It's hard to believe one month ago the Dow Jones average hit a high of 29,551.42. Since then, we've experienced a US stock market meltdown and volatility similar to that of 2008. The Dow plummeted to 23,851.02 as of yesterday's close, a drop of 19.29%, near the official "bear market” boundary of 20%.
As a contrast, a well-diversified portfolio is down less than half that amount. So far, many investors are taking the stock market drop in stride. I think there are four reasons.
Many investors rode their portfolios down 45% in 2008-2009, then saw them rebound and produce expected real returns over the next 10 years.
Advisers have been telling investors to expect a downturn for a really long time.
Most savvy investors learned from 2008 and now have reserve accounts holding 1-5 years of income in cash.
Those same savvy investors constructed their portfolios to cushion drops in equities by incorporating broad asset class diversification. For example, a 40/60 globally weighted portfolio, with 10% in REITS, has only 30% of stock market holdings in stocks, with 15% being US stocks. Around 60% of the portfolio is invested in other asset classes like bonds, TIPS, and cash equivalents.
If this downturn continues (and no one knows if it will), I suspect things may be more frightening than 2008. Why? Not only may we see a "normal" bear market, we are also dealing with fear of the COVID-19 virus. Uncertainty around the Presidential election is another factor.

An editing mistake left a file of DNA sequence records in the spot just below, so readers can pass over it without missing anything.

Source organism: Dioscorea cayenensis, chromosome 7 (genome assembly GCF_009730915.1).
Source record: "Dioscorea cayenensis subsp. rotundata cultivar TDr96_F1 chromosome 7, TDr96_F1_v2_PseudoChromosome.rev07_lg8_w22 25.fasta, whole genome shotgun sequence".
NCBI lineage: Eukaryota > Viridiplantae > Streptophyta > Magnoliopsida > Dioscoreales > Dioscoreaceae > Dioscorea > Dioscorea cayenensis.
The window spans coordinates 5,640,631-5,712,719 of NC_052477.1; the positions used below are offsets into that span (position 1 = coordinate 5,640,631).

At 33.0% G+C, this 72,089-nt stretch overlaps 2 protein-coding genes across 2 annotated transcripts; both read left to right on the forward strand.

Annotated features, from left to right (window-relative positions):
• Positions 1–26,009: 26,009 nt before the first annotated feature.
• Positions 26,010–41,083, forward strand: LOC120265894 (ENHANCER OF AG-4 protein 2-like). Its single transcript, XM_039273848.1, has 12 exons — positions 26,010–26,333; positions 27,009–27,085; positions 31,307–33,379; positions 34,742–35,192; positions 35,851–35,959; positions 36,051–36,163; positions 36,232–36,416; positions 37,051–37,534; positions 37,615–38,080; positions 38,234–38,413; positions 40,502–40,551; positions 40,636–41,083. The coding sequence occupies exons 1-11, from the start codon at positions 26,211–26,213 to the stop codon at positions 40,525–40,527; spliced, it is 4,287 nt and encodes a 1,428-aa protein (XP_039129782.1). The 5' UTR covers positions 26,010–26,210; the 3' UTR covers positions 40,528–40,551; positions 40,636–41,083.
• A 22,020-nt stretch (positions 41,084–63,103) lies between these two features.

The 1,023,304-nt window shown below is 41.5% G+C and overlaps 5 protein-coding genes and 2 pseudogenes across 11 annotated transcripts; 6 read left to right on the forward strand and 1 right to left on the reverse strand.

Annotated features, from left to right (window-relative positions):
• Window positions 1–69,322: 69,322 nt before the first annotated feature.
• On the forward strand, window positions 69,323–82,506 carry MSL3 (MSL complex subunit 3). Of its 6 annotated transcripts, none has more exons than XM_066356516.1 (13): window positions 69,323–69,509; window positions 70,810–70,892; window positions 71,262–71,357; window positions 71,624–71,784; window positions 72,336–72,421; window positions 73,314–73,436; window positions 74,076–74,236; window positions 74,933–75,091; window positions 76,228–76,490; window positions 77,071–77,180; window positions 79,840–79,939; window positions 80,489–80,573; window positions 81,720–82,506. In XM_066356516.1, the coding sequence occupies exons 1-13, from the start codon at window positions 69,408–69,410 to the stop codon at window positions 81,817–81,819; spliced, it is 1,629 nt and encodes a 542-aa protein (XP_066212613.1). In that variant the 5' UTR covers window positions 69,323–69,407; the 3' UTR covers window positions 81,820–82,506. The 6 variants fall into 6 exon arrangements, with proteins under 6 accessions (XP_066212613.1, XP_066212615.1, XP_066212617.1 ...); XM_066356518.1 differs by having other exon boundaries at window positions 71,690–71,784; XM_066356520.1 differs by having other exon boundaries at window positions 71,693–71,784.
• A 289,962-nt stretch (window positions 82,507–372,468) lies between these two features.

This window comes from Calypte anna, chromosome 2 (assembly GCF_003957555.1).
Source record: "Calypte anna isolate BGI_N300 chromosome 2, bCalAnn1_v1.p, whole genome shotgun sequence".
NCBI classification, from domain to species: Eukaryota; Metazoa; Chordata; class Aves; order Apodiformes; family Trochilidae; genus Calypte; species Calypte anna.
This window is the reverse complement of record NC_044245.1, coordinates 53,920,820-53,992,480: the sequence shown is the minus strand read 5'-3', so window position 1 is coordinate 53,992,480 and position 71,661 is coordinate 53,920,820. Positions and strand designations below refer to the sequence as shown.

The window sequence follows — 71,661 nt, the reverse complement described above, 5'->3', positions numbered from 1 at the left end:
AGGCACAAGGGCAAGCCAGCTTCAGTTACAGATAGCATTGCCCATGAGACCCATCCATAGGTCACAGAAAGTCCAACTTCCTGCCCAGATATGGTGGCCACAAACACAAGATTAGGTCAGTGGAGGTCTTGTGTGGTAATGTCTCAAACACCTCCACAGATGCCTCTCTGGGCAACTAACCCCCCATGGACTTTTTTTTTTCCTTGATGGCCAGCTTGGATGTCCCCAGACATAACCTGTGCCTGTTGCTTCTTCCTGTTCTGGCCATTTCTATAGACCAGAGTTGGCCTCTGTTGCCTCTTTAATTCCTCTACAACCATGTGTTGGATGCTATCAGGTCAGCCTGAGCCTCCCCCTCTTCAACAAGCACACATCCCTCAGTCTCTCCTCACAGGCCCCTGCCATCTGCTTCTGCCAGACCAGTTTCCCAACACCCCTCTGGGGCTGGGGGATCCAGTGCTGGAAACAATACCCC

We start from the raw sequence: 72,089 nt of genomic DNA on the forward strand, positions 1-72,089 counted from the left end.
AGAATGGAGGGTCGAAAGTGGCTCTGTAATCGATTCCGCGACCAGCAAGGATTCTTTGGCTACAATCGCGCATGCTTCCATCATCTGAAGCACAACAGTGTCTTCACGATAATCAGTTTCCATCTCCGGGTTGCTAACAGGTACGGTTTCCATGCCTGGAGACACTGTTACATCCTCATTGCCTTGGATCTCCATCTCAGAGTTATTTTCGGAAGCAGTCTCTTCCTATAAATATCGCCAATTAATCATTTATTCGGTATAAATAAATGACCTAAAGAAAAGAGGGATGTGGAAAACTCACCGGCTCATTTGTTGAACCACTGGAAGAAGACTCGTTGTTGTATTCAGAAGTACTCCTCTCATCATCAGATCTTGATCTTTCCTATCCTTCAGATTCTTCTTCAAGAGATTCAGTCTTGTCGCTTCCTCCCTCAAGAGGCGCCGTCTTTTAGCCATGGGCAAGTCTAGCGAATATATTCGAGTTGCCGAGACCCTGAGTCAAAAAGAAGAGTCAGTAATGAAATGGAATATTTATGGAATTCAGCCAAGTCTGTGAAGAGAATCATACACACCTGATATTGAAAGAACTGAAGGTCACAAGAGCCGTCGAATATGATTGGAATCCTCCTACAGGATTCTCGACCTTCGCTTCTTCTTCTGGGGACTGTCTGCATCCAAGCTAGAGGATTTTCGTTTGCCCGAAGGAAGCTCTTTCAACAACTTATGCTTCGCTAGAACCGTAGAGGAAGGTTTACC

I've been a financial adviser since 1983. I've seen four bear markets: 1980, 1987, 2000, and 2008. The average length of those bear markets was 18 months with an average decline of 41.7%. If this bear market is "average" (which would only be a coincidence) it could last 17 months and the Dow could fall a total of 12,322 points to bottom out at 17,228, around an additional 6,000-point drop.
So what is the best course of action? If you are scared, which is perfectly normal and okay, acknowledge the fear—and leave your portfolio alone. I have never had a client hurt in the long term by staying with their portfolio. I have known a few investors who were financially hurt, some devastated, by jumping out too late and waiting too long to jump back in. For those few that insist on getting out, I always ask what will trigger them to get back in. The answer is always, "When things are better." By the time "things are better," the horse has left the gate.
If you absolutely MUST adjust your portfolio to sleep well at night, I would recommend reducing exposure to stocks. That could mean going from a 70/30 allocation to a 60/40 or a 50/50. Even though this is better than getting out, every investor I know who made such an adjustment in 2008 permanently took off 1-2% a year of annualized return. On a $1 million 60/40 portfolio, that small adjustment cost them $10,000 to $20,000 a year in lost income. If anything, this might be a time to increase equities in your portfolio. The stock market is having a sale.
The best action to take, as with any scary downturn, is to do nothing. Continue to rebalance your portfolio quarterly or annually.
Also, ignore talking heads proclaiming this downturn "is different" and markets will not rebound the same way as they did in the past. This happens with every downturn. If you need to, turn off or limit your consumption of financial news.
Finally, reach out to your financial adviser if you have questions, feel anxious, or are simply frightened. They are there to help.